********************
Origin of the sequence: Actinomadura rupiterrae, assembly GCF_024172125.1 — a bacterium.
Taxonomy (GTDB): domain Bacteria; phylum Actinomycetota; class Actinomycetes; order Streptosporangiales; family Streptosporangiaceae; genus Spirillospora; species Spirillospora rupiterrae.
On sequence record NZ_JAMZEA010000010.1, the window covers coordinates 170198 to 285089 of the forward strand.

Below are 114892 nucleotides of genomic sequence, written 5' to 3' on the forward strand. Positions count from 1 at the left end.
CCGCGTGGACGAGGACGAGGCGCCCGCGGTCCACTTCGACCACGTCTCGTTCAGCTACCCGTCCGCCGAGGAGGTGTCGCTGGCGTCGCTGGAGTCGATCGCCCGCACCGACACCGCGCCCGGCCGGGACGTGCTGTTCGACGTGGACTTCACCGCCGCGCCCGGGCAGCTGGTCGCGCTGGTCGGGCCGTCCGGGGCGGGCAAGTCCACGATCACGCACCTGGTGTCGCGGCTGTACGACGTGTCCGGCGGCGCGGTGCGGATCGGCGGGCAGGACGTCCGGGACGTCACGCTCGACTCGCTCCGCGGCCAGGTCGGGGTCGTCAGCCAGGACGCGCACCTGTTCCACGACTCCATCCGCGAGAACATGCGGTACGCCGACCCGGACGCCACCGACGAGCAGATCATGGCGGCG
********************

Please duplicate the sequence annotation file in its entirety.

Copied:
Origin of the sequence: Actinomadura rupiterrae, assembly GCF_024172125.1 — a bacterium.
Taxonomy (GTDB): domain Bacteria; phylum Actinomycetota; class Actinomycetes; order Streptosporangiales; family Streptosporangiaceae; genus Spirillospora; species Spirillospora rupiterrae.
On sequence record NZ_JAMZEA010000010.1, the window covers coordinates 170198 to 285089 of the forward strand.

Below are 114892 nucleotides of genomic sequence, written 5' to 3' on the forward strand. Positions count from 1 at the left end.
CCGCGTGGACGAGGACGAGGCGCCCGCGGTCCACTTCGACCACGTCTCGTTCAGCTACCCGTCCGCCGAGGAGGTGTCGCTGGCGTCGCTGGAGTCGATCGCCCGCACCGACACCGCGCCCGGCCGGGACGTGCTGTTCGACGTGGACTTCACCGCCGCGCCCGGGCAGCTGGTCGCGCTGGTCGGGCCGTCCGGGGCGGGCAAGTCCACGATCACGCACCTGGTGTCGCGGCTGTACGACGTGTCCGGCGGCGCGGTGCGGATCGGCGGGCAGGACGTCCGGGACGTCACGCTCGACTCGCTCCGCGGCCAGGTCGGGGTCGTCAGCCAGGACGCGCACCTGTTCCACGACTCCATCCGCGAGAACATGCGGTACGCCGACCCGGACGCCACCGACGAGCAGATCATGGCGGCG